The single-cylinder engine in the Motorlab at NTNU is now operational with direct injection of ammonia and biodiesel. The diesel fuel system has been upgraded, improving the reliability and stability of the injection pressure. The GDI injection has been synchronized to the engine encoder, offering full control of injection timing with high precision.
Initial tests have been performed with injection of ammonia and biodiesel yielding the first combustion results. The data has been analyzed and is presented in a Work-in-Progress Poster at the International Symposium on Combustion in Vancouver in July 2022. The tests include a parameter sweep of the injection timing of ammonia between -18° and -8° after top dead center (aTDC), with a fixed injection timing of the biodiesel pilot at -12° aTDC. The energy fraction of ammonia was held constant at 67 % and two air intake temperatures at 22°C and 55°C were tested. The test case is however not optimized, only providing early indications of the effect of ammonia injection timing on emissions and performance. The results show that the earliest injection timings of ammonia yield the highest thermal efficiency, while monotonically decreasing with delayed ammonia injection timings. CO is increased for earlier injections of ammonia, which could be due to the larger portion of liquid ammonia evaporating prior to the biodiesel pilot injection, which cools the charge and reduces the combustion efficiency of the biodiesel fraction. CO is also observed to be higher for higher intake temperatures for the early injections of ammonia, which could also be due to a higher amount of ammonia being evaporated compared to the cold intake case, cooling the charge.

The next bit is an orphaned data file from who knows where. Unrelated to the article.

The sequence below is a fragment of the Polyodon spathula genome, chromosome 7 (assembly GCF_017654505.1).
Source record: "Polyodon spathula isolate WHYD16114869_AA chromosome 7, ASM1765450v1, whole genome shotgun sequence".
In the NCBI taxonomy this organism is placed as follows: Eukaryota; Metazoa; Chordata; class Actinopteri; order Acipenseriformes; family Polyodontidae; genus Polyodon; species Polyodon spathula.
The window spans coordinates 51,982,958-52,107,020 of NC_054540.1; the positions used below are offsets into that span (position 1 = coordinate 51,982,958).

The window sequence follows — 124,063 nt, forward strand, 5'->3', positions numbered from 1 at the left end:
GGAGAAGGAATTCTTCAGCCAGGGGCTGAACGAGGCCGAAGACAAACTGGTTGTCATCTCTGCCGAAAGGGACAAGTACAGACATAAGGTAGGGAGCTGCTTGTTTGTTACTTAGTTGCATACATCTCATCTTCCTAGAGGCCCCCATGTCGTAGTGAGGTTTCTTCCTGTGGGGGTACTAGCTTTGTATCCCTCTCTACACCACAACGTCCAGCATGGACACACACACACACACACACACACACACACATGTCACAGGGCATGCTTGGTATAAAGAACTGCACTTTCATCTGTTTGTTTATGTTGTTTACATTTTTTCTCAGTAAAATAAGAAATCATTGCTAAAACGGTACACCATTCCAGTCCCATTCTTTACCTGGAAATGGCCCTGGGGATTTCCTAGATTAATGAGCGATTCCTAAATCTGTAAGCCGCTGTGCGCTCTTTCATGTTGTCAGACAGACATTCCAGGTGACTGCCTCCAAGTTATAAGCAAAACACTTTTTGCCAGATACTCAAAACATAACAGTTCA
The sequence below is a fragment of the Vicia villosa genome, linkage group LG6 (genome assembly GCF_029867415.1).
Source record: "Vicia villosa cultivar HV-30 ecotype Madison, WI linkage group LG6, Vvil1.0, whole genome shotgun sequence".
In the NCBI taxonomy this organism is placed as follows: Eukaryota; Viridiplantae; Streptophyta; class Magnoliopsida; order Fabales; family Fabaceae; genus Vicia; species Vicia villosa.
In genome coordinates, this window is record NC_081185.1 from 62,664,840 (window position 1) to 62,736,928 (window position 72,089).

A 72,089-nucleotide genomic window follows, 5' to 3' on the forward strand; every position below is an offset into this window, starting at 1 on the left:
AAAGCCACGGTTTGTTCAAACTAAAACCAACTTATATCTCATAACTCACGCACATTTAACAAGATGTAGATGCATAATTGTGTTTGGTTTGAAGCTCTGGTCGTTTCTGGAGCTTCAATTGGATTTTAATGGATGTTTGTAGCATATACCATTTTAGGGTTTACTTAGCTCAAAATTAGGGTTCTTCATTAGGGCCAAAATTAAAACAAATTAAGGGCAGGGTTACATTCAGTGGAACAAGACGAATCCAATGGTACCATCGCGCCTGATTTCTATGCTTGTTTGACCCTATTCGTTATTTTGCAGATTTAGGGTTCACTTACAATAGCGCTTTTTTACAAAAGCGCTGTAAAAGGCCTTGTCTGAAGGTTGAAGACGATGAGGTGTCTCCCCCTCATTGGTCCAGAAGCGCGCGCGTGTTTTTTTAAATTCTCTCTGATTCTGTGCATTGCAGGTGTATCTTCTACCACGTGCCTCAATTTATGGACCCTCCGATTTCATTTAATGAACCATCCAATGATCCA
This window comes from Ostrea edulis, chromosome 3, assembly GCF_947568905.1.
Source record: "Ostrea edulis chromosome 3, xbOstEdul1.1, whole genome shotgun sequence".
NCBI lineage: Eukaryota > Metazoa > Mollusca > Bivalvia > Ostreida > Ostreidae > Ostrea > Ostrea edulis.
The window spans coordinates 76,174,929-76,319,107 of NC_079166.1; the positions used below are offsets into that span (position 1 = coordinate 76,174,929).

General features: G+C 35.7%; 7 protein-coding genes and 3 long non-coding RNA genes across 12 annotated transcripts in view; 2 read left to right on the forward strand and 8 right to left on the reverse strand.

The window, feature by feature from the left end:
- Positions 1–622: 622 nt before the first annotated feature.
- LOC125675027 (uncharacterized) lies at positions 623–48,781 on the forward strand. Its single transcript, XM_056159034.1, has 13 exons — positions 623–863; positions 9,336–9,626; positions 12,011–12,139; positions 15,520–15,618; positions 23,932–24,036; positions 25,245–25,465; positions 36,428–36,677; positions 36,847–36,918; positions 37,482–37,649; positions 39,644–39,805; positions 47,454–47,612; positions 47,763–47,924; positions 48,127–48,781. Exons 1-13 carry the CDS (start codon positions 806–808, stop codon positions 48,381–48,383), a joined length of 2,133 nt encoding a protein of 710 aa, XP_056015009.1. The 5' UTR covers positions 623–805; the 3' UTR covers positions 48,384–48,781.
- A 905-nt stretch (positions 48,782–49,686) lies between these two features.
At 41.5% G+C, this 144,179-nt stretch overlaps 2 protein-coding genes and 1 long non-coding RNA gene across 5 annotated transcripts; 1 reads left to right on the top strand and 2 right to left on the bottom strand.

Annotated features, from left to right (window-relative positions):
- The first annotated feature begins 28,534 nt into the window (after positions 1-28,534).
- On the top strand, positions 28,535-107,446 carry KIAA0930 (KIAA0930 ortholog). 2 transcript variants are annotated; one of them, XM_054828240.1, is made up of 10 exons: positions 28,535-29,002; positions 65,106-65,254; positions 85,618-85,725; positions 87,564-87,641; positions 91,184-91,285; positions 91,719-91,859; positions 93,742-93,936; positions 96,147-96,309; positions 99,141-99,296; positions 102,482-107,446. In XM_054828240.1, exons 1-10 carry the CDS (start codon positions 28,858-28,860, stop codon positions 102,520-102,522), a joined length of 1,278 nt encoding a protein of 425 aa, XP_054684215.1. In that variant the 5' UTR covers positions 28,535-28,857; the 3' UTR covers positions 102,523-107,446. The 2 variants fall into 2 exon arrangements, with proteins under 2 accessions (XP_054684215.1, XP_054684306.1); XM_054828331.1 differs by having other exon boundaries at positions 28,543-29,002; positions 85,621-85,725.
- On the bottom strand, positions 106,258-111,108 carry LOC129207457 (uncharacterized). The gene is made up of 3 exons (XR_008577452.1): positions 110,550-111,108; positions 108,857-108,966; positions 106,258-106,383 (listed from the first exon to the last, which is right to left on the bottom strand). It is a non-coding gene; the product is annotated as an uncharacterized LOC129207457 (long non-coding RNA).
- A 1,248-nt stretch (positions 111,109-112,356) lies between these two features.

The following step in ACTIVATE WP1 is to perform an extensive parameter study of ammonia and biodiesel combustion, studying emissions of nitric oxides and nitrogen dioxide, combustion efficiency, engine performance, and ammonia injection characteristics.